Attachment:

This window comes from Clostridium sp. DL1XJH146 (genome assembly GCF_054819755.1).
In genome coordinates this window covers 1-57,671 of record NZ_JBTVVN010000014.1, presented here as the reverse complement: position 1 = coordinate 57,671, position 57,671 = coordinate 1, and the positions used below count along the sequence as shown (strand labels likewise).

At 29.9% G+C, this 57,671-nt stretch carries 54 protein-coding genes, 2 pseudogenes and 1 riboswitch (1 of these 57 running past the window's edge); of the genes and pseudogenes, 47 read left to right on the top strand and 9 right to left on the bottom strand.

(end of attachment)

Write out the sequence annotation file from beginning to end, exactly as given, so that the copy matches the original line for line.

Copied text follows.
This window comes from Clostridium sp. DL1XJH146 (genome assembly GCF_054819755.1).
In genome coordinates this window covers 1-57,671 of record NZ_JBTVVN010000014.1, presented here as the reverse complement: position 1 = coordinate 57,671, position 57,671 = coordinate 1, and the positions used below count along the sequence as shown (strand labels likewise).

At 29.9% G+C, this 57,671-nt stretch carries 54 protein-coding genes, 2 pseudogenes and 1 riboswitch (1 of these 57 running past the window's edge); of the genes and pseudogenes, 47 read left to right on the top strand and 9 right to left on the bottom strand.